Both the New Democrats and Progressive Conservatives knew about the changes at Ornge that shielded public money from government oversight, house leader John Milloy charged.
NDP Leader Andrea Horwath received a letter in December 2010 about the changes, which allowed Ornge to create a web of for-profit entities that were owned by its senior officers, he said.
It also contained details about their plans to borrow $275 million through bonds and buy more aircraft and a building to serve as its headquarters, Milloy said.
"It's very interesting that the honourable member stands here today and talks about ignoring documentation," he told the legislature.
Christine Elliott, deputy leader of the Opposition Tories, was also briefed by Ornge on all of their operations on May 19, Milloy added.
Last week, Ontario's auditor general released a scathing report criticizing the government for giving Ornge $730 million over five years with virtually no oversight of how the money was spent.
Despite numerous red flags, the government failed to monitor the agency as it used the money to make "questionable'' business deals, the auditor said.
But the opposition parties didn't sound the alarm either, despite their recent howls of outrage over Ornge, Milloy said.
"I ask ... when the NDP sat on that information for 15 months, why did they not raise questions in this house? Why did they not contact the minister of health?" he asked.
"It's passing strange the double standard that the member and her party are bringing to this debate in the legislature."
Horwath said the 2010 letter was actually Ornge's response to questions the NDP raised about how the agency was conducting its affairs. The party started filing freedom-of-information requests as soon as they received it, she added.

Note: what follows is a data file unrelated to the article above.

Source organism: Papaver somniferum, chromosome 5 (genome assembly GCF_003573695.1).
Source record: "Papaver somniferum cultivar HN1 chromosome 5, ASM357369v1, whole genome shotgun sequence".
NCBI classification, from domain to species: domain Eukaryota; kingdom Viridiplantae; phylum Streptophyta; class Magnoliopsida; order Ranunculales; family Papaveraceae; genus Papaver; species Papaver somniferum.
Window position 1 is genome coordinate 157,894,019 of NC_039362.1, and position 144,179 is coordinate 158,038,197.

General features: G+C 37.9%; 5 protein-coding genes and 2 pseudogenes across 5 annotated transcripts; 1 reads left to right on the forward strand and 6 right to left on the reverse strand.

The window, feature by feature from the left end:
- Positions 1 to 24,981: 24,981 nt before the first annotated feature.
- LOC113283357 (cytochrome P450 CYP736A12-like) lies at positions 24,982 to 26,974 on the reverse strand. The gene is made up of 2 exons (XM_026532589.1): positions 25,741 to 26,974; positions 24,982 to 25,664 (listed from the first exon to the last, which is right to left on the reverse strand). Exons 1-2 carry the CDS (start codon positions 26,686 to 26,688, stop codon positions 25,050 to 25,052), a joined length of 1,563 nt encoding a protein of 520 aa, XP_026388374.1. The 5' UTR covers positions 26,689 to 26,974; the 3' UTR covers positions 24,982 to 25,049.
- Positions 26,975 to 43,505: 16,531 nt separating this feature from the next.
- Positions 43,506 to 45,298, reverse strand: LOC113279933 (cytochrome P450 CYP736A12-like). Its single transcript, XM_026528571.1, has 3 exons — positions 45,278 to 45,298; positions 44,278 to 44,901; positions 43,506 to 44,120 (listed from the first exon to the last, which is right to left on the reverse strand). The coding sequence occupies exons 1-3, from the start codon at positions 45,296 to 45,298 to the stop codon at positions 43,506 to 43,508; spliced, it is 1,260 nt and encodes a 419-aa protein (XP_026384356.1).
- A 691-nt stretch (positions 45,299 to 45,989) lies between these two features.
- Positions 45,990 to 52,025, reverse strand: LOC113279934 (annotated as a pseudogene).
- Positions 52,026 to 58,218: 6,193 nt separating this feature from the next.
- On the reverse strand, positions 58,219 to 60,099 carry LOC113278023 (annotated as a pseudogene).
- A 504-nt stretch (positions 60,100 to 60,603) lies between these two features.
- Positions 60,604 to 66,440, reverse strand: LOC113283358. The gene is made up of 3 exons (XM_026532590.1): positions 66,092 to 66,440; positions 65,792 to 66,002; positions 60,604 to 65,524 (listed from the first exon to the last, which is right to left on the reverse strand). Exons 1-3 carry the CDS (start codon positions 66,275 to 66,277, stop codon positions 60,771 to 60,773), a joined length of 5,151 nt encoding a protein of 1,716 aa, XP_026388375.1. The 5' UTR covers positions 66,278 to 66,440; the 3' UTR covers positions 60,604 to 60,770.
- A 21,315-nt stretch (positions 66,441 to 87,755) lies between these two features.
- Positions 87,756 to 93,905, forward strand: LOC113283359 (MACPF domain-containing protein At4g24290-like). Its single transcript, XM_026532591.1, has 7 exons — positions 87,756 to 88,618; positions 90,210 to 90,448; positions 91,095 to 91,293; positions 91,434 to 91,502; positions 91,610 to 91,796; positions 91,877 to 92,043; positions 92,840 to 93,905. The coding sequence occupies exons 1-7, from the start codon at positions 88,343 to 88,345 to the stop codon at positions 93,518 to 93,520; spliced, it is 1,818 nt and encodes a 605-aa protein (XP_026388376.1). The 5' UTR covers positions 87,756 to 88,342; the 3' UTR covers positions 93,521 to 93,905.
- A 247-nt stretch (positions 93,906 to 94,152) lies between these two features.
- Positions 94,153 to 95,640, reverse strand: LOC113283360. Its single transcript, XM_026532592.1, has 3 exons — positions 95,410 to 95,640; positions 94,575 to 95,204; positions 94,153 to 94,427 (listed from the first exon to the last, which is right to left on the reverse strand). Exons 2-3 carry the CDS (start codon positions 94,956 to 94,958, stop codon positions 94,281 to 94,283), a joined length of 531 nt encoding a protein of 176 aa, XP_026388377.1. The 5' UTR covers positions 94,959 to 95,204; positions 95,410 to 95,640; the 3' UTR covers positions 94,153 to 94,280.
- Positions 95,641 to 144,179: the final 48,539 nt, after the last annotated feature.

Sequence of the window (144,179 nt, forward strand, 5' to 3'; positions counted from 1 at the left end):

"The house leader and the government are simply trying to shift the blame from themselves onto opposition, which is just ridiculous really," she said.
"The reason the letter was issued was in response to the very questions that we were asking about Ornge ... I think that the government's playing some kind of game and that's not what people want."
Tory Leader Tim Hudak also dismissed Milloy's accusations, saying his party have been asking questions about Ornge for "some time" in the legislature.
"It's unfortunate to see that type of nonsense from the government when they should be tackling a very important issue," he said.
If the Liberals really want to clear the air about Ornge, they should abide by the will of the legislature, which passed a motion to strike a legislative committee on Ornge to restore confidence in the air ambulance service, Hudak added.
Milloy has shrugged off the motion, saying existing legislative committees will have ample opportunity to look at Ornge, including the public accounts committee which will have its first crack at Ornge on Wednesday.
The NDP and Tories fought back Monday by interrupting house business with motions for adjournment — one of the few procedural delaying tactics left to the opposition parties.
They also stepped up their calls for Health Minister Deb Matthews' resignation over the scandal.
Former Conservative health minister Elizabeth Witmer demanded Matthews' head Monday, saying some of her predecessors have stepped down for far less.
The Health Ministry received a draft copy of the auditor's report last September, when the provincial election was in full swing, but nothing was done, Witmer said.
"(Matthews) acknowledged last week that she didn't read the report in September because she was too busy campaigning; yet, she made several announcements as minister during the campaign," Witmer said.
"Apparently she could write cheques during the election but she couldn't oversee a corrupt agency that was putting lives at risk."
Premier Dalton McGuinty is standing by Matthews, saying he won't ask her to resign.
"I happen to believe that Minister Matthews has done a very good job in her capacity as the minister of health," he told the legislature. "As soon as she was briefed, she took concrete and substantive measures."
Ornge, which is currently under a police probe, has been mired in controversy for months over high executive salaries and allegations that public dollars may have been used for personal gain.
Following the auditor's report, the Liberals tabled new legislation that they say will bring more oversight to the agency.